We should all applaud President Biden’s executive order calling for conservation of 30% of the U.S. land base by 2030. This bold “30×30” vision is firmly rooted in science, given that protected land is key to a healthy and secure future for all Americans. It provides pure drinking water, healthy food, clean air, habitat for wildlife, and places for people to reflect, recreate, hunt and fish. Conserved land also provides protection from natural disasters, such as floods and droughts, and absorbs and keeps carbon from the Earth’s atmosphere.
The president’s vision also recognizes that land conservation is not keeping pace with growing threats to our lands, waters, wildlife and ways of life. Every 30 seconds, the United States loses a football field of natural lands to roads, houses, pipelines and other development. Since 1970, North America has lost 3 billion birds — 29% of its avian population. Forty acres of farmland in the United States are lost to development every hour.
Given these facts, the audaciousness of the president’s conservation goal is right for this moment. And this “moon shot” for nature is necessary for more than just environmental reasons: Land — and the public’s desire to conserve it — provides one of the few opportunities to reduce political polarization and build social cohesion among a deeply splintered American populace. This was demonstrated most recently in the strong bipartisan consensus last Congress that led to the permanent reauthorization and full funding of the Land and Water Conservation Fund.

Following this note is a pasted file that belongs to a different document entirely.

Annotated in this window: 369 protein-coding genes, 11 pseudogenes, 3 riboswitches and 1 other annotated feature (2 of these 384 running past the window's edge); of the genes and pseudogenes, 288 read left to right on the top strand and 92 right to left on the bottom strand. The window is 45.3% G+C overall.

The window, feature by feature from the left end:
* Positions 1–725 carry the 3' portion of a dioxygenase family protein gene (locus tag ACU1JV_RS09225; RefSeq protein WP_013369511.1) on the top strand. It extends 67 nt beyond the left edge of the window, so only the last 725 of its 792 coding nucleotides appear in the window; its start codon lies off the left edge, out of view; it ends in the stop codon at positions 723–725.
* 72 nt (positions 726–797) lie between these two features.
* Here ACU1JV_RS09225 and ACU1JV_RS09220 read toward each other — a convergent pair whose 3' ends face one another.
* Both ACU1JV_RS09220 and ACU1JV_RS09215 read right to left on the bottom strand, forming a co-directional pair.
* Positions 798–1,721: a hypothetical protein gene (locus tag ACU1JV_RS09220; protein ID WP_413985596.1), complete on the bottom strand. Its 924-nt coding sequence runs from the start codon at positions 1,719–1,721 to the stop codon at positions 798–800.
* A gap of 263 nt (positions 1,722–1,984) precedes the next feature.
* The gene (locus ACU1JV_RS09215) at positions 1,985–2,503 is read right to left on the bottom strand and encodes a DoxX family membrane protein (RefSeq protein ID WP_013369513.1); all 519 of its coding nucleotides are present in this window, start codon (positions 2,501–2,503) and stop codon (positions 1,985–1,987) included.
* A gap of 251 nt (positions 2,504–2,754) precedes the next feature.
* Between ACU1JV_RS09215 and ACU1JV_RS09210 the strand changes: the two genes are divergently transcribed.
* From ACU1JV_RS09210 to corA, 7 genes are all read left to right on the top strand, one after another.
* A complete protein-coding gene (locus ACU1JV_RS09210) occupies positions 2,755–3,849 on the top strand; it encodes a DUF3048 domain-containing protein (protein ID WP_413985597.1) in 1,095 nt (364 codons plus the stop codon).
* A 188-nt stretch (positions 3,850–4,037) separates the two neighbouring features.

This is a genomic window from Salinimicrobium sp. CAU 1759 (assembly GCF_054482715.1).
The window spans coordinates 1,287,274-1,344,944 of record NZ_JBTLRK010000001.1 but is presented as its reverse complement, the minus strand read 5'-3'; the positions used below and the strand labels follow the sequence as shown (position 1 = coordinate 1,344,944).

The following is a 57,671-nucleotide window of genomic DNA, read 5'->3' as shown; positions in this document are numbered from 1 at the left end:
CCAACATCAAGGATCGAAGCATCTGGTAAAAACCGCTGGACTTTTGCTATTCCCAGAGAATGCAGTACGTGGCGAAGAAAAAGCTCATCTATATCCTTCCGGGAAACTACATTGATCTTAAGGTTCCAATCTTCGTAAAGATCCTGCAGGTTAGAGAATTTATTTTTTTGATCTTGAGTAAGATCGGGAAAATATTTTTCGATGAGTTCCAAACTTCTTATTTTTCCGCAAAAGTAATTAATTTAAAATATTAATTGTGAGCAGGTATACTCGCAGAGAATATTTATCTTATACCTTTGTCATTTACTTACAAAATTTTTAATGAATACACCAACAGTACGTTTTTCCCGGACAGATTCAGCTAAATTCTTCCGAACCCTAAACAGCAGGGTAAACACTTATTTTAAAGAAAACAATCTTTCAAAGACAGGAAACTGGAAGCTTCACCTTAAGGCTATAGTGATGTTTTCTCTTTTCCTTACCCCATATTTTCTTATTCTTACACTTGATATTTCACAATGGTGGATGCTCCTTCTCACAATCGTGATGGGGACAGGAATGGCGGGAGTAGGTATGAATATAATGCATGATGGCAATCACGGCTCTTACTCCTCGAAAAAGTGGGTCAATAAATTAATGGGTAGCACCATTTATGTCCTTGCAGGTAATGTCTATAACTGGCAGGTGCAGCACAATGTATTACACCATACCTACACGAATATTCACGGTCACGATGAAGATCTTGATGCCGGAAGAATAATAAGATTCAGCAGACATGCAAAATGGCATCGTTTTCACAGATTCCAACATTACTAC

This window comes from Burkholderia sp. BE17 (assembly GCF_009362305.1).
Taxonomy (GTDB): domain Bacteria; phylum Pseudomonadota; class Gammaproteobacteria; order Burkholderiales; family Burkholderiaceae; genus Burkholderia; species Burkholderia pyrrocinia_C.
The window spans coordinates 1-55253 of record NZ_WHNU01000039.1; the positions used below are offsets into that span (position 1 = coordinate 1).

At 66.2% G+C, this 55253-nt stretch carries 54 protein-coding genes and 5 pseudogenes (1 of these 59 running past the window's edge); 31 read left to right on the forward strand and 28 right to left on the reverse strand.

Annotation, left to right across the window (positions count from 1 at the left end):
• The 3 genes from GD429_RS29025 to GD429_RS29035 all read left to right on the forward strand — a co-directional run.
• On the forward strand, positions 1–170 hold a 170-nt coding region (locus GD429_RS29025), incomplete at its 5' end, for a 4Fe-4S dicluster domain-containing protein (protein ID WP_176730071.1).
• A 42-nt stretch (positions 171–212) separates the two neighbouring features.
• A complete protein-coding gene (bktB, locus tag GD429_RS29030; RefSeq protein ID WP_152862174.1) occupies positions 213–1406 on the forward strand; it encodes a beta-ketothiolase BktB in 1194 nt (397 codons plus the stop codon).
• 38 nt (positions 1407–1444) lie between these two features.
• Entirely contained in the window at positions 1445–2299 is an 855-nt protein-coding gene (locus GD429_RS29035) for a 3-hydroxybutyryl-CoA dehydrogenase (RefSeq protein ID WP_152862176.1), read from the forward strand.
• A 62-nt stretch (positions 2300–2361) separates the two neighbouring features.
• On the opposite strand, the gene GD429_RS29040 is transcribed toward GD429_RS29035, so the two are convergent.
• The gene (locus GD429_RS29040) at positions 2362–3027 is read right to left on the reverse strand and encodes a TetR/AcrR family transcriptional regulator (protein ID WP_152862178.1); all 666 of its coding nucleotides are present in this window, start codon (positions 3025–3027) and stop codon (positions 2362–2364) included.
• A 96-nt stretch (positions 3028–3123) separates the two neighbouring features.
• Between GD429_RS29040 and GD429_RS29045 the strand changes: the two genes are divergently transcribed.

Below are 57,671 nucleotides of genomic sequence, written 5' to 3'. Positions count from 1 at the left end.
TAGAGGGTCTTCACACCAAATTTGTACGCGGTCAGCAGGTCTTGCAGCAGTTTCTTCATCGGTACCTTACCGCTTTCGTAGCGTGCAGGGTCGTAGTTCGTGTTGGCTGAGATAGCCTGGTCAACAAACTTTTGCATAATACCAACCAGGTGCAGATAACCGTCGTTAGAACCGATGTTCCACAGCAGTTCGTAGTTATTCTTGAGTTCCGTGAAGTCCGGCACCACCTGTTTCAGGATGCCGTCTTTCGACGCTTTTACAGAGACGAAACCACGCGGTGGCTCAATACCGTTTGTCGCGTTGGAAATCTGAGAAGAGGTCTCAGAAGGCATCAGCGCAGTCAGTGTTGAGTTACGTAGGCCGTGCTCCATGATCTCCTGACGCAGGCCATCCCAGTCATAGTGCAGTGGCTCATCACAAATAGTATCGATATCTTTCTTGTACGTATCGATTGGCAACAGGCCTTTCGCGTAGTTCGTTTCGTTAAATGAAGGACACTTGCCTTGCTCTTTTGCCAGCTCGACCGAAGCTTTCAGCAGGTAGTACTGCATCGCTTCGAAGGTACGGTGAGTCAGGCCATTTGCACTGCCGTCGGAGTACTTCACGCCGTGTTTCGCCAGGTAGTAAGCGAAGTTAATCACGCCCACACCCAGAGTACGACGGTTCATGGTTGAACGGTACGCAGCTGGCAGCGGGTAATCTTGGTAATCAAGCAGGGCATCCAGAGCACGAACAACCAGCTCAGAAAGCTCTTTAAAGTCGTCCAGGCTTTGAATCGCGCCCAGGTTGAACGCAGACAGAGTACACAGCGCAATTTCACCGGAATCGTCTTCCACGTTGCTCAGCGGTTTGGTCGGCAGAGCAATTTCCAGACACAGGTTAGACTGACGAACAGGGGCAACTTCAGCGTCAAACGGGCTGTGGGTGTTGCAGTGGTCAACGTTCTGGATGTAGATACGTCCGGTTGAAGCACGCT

In particular, land conservation that takes place outside of the government sphere — through community-based, nonprofit organizations known as land trusts — provides a means for Americans of all backgrounds to save the places they need and love through personal initiative, landowner empowerment and charity. By finding common ground around these core American values and the lands we cherish, we can regain a sense of shared purpose and help heal a fractured nation. To put it in terms used by President Biden in his inaugural address, America’s farms and forests, its rivers and coasts and its mountains and meadows are “common objects of our love.” Conserving these places through citizen-led community efforts can bring us back together.
Most Americans are unaware that land trusts — powered by more than 200,000 volunteers and almost 5 million members of all political stripes — are working in almost every community in the United States to protect important lands. Likewise, few know that the nation’s land trust community has conserved approximately 60 million acres over the past 40 years — an area larger than all the land contained in America’s National Parks.
President Biden’s executive order tacitly acknowledged that to reach the 30×30 goal, we must rely on and bolster this community of nonprofits.
In short, we cannot achieve the 30×30 goal only by adding to the federal estate; we must empower private landowners to conserve their natural and working lands at a much greater pace and scale. Land trusts are uniquely qualified to make that happen and, importantly, they can do so in an inclusive and equitable way.